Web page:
∞ It's not Apple's fault the publishing industry is screwed up

The publishing industry and the media have been up in arms since Apple introduced its new subscription service last week. What I don’t understand is why publishers think it’s Apple’s responsibility to make them successful.

[ad#Google Adsense 300×250 in story]Let’s face it, the publishing industry has been going downhill fast for many years. In some respects, they have nobody to blame but themselves.

Of course, as a society our reading habits have changed dramatically as technology advanced, but publishers have been giving their product away like penny stocks for a long time. This was in large part to counteract declining circulation, but they devalued their publications too.

You can get magazines and newspapers from subscription Web sites, pull out fliers, telemarketing phone calls and a number of other annoying methods that lead most consumers to just say no.

The Internet changed publishing forever and many publications were very slow to capitalize on the opportunities, instead choosing to stand in front of an oncoming freight train. That didn’t work out so well for them.

Now we are on the cusp of another publishing revolution and the industry is again standing in front of that freight train.

I read an article on TechCrunch over the weekend written by Tien Tzuo, founder of Zuora, a subscription billing company. He outlines what he feels are some of the problems with Apple’s model, but I think the article also proves my point.

Tzuo says that Apple only offers one subscription model and that won’t work for a variety of publishers.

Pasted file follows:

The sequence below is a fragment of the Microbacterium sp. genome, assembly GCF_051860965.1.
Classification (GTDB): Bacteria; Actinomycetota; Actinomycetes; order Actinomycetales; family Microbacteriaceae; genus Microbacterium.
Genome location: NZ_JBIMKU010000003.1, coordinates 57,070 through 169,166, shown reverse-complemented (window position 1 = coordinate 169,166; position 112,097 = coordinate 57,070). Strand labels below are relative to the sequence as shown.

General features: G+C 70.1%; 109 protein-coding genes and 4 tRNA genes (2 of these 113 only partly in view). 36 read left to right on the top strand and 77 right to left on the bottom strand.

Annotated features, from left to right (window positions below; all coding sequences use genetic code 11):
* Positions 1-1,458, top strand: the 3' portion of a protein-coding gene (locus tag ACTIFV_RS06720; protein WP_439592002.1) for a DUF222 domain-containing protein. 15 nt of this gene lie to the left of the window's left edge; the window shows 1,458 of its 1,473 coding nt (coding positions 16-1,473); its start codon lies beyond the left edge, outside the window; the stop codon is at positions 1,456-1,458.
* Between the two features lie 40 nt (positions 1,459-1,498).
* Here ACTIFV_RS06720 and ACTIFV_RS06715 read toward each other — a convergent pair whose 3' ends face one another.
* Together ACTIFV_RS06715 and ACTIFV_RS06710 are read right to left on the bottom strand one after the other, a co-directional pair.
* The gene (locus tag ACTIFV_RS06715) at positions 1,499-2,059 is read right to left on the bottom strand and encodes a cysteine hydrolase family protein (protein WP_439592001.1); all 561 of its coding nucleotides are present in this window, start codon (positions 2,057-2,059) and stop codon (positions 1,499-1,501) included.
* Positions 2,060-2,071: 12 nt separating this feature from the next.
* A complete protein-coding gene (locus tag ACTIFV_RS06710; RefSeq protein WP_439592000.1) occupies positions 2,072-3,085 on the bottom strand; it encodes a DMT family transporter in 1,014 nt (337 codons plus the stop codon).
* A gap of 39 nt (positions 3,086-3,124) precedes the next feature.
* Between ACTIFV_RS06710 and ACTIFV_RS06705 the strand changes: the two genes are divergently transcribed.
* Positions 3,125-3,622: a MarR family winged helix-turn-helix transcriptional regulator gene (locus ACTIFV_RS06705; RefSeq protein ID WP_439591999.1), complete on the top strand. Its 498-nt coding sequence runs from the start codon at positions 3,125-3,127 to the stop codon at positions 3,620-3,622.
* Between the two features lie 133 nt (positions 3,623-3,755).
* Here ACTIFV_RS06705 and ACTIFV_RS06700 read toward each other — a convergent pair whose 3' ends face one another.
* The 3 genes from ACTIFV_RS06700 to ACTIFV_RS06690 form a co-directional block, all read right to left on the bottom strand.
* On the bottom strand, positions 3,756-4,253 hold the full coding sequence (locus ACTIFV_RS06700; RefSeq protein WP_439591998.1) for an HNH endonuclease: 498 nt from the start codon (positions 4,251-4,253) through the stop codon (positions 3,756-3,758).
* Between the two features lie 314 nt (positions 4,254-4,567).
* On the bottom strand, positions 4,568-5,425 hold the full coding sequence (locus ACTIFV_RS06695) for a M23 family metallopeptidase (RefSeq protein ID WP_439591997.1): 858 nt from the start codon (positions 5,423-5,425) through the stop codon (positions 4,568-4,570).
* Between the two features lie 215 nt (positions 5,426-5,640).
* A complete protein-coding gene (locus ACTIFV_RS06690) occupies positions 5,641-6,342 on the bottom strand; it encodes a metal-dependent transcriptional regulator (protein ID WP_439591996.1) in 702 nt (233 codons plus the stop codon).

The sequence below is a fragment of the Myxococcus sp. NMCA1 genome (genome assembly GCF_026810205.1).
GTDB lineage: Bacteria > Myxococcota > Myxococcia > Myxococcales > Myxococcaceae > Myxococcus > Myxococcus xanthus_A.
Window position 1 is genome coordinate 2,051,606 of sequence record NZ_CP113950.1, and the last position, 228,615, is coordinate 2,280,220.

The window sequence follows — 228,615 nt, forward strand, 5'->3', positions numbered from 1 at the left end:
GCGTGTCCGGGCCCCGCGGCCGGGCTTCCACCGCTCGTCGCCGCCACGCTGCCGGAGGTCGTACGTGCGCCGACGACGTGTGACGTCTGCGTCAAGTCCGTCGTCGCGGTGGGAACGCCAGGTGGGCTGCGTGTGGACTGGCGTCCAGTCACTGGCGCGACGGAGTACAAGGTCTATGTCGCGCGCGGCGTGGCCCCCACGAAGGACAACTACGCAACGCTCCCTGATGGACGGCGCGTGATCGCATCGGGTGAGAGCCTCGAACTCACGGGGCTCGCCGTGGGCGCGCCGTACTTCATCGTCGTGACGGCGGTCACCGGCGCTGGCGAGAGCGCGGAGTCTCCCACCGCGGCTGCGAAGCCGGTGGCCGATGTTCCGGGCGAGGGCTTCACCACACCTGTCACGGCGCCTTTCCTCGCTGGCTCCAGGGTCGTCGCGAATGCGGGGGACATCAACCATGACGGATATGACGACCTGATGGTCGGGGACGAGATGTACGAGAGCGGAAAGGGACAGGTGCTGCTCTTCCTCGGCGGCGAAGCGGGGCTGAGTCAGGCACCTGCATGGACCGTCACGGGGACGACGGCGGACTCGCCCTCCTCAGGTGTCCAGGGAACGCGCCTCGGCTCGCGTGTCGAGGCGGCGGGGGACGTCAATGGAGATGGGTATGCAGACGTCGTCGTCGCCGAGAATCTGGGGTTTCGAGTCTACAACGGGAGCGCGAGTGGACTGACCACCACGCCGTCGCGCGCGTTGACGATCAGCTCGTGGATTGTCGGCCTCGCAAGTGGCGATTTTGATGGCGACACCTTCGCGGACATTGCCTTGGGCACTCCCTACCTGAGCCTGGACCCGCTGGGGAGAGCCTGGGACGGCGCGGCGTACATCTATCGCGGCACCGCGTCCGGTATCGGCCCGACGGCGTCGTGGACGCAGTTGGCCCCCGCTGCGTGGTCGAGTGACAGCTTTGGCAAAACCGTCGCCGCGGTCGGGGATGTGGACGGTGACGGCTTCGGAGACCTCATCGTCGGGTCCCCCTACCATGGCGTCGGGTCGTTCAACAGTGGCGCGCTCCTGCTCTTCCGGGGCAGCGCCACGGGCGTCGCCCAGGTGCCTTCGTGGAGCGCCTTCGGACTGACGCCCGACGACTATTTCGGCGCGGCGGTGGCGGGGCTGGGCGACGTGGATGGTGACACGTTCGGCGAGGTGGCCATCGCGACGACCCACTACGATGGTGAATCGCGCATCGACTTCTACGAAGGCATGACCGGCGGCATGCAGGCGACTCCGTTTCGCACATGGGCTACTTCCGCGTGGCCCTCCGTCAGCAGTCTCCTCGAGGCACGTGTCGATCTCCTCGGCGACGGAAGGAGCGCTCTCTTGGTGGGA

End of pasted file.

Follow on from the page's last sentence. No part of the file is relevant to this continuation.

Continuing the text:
I don’t see why not. Apple allows publishers to set the price and length of subscriptions (weekly, monthly, bi-monthly, quarterly, bi-yearly or yearly). How is that different than my home delivery subscription now?

To be clear, Apple takes a 30 percent cut of subscription revenue only when Apple brings that customer to the magazine or newspaper. If the publisher brings that customer, Apple gets nothing.

How does this differ from paying telemarketing firms to get subscribers?

Tzuo says:

Apple has no way to bundle physical and digital goods. Do you want to give up home delivery forever?

Yes, absolutely. I’ll gladly give up my home delivery. Apple isn’t in the business of home delivery, so why do publishers think they would offer that option.

Tzuo says:

With the Apple model, there’s not enough adequate ad revenue from tablet editions of magazines and newspapers.

I’m sorry, how is that even remotely Apple’s problem. Advertising is the publishers problem, not Apple’s.

Tzuo says:

Consumers won’t stand for one subscription through one device.

Again, not Apple’s problem. If publishers want their magazines available on multiple platforms, then make it available for multiple platforms.

Tzuo goes on to criticize Apple for giving consumers the opportunity to not give their information to publishers. I’m sorry, as a consumer this is a good thing to me. I’m paying you for your magazine, not so you can call me every week and harass me about another special deal.

Apple is not a charitable organization — they are in business to make money. If Apple is maintaining the technology and infrastructure for this new publishing paradigm, then they should charge for that.

In traditional publishing, companies had to pay for paper, ink, the organization to maintain everything, shipping, telemarketing, fliers and a host of other expenses. The new publishing model does away with many, although not all, of these costs. Why then is paying Apple 30 percent a burden?

This is a business decision for the publishers. It’s that simple. If you think Apple’s terms are too aggressive, then bow out of this publishing model and go on the way you always have.